Derry woman revitalises cycling by giving life to old bikes

Life Cycles is a new bicycle workshop based at the Zero North West Hub on Spencer road.

By Conor McClean
Thursday, 26th May 2022, 2:18 pm
Monica Downey at Life Cycles workshop.
Monica Downey at Life Cycles workshop.

Monica Downey created the initiative and has been a cycling instructor for the past 14 years. Life Cycles rescues and repairs old bikes from landfill, and bikes that have been donated locally.

The announcement of lockdown in March 2020 inspired Monica to do more for the people of Derry in regards to cycling. Monica has delivered 30 workshops on bicycle repair and maintenance with different groups within the city.

In partnership with Zero Waste North West and in collaboration with 4Rs New 2 You, the Charity Thrift Shop, and the North West Greenway Network and Sustrans volunteers, Monica and her team has distributed 150 repaired bicycles into the public.

Sign up to our daily Derry Journal Today newsletter

Monica Downey.

“Things changed at the start of the lockdown and many people returned to cycling for exercise and transport,” said Monica.

“I wasn’t able to reach people so I started by putting up a Facebook cycling information page. Cycling had taken off, so I wanted to support people, especially those that hadn’t been on a bike for a long time.

“During this time, there was also a shortage of second hand bikes, and many family and friends came and asked if I had any spare ones, or if I could fix their broken bikes.

“The weather was great and I wasn’t going anywhere, plus I had all the bike tools I needed and a large back garden. Most bikes coming through only needed basic repairs, plus I was enjoying the challenge of learning about more complicated repairs on different bikes.

“I then thought if I can do this, (as an older woman) people of all ages could learn the basic workings of their own bike, but I needed support and the tools to kick the project off.

“This also planted the seed of saving bikes from landfill, up-skilling people in repairing bikes and putting them back into the community, plus keeping money circulating in the local community.”

After fixing bikes to the best of her abilities, Monica sought advice and expertise from local mechanics.

With a mountain of work to fulfil, Monica decided to join forces and become a member with the Zero Waste North West group, who aim to end the ‘waste generation crisis’.

“I knew I would have to team up with people of the same thinking, as I couldn’t do this myself,” she said.

“We set up a meeting with the Derry and Strabane District Council, and asked if they could redirect bikes from the landfill so that we could get them fixed and back out to the community again. A pilot was agreed, with me as a basic bike fix, Jim Keys and Mark McDonagh both as engineers and experienced mechanics, along with our dedicated team of volunteers. We contacted the Bike General who was able to oversee everything, and check that all bikes were roadworthy.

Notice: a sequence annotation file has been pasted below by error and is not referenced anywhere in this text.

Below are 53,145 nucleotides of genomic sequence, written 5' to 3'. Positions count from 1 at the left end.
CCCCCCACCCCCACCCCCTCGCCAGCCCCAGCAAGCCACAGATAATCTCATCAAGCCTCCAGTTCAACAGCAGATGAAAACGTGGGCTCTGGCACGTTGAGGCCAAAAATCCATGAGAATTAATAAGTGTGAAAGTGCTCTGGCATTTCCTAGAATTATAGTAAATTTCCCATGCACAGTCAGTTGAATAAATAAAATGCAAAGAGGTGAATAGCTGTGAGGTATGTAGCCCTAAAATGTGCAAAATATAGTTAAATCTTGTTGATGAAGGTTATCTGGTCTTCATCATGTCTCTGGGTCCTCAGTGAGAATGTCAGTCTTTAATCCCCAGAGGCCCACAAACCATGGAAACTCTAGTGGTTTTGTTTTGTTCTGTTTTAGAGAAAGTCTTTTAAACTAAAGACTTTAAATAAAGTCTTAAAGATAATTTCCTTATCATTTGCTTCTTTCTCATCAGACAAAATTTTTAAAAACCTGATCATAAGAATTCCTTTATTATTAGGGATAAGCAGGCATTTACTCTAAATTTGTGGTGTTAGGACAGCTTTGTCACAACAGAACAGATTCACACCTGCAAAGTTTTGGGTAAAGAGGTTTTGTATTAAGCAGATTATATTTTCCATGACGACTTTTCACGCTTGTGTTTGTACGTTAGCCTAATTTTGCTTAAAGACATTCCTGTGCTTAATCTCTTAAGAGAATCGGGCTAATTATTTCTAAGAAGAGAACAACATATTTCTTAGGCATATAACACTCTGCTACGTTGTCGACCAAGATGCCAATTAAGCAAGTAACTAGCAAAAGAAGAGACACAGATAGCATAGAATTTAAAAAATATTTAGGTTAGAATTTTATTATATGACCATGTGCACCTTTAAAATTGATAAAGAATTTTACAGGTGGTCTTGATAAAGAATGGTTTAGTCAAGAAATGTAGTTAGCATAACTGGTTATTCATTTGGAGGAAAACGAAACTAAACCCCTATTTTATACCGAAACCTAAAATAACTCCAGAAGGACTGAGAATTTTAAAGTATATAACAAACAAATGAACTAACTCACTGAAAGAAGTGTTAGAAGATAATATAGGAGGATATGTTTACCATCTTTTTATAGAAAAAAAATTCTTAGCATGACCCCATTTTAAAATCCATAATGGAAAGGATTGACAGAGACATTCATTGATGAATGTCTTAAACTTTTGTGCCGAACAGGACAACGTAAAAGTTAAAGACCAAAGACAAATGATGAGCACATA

“In order for Life Cycles’ volunteers to fix the bikes to a higher standard themselves, the North West Greenways Network got on board to help fund Velotech Training (Cycle Recycle Newry) along with provision of a Tool Station.”

Monica believes there is still a lot to be done in terms of creating a safe cycle network in Derry.

“We do have a number of cycling/shared paths, but they are not all interlinked,” said Monica.

“Derry definitely needs more improved infrastructure for cyclists. We have a lot to catch up on. During the lockdown was the perfect opportunity.

“There was only one pop-up cycle path done. I think it was a lost opportunity as a lot of people in Derry want to get on their bikes, and commute to their destination. However, people are restricted as many cycle routes do not link up to the city, shops, schools, colleges, or their place of work. There just aren’t enough traffic free routes to make people feel confident enough about cycling to their destination.”

Monica believes that reducing fuel and energy consumption is more vital now than ever.

“For society it is really important,” she said.

“It is time that we have to think about the environment, and we need to start making changes. Through my training as an instructor, I was able to provide for total beginners or people who haven’t been on a bike for a long time. Many people can’t afford new bikes, so by fixing bikes saved from landfill, we were able to make them affordable.

“People can book one hour slots on a Friday at the Zero Waste Hub and learn the basic workings of a bike. The joy for me is sharing the skills that I have developed and helping others to begin or return to cycling. I love meeting different people everyday, and seeing the difference our project is making.”

If you would like to donate a bike, please drop this off at the back of the Recycling Centre at the Pennyburn industrial estate. For further information follow Life Cycles is located at the Zero Waste Hub, 84 Spencer Road.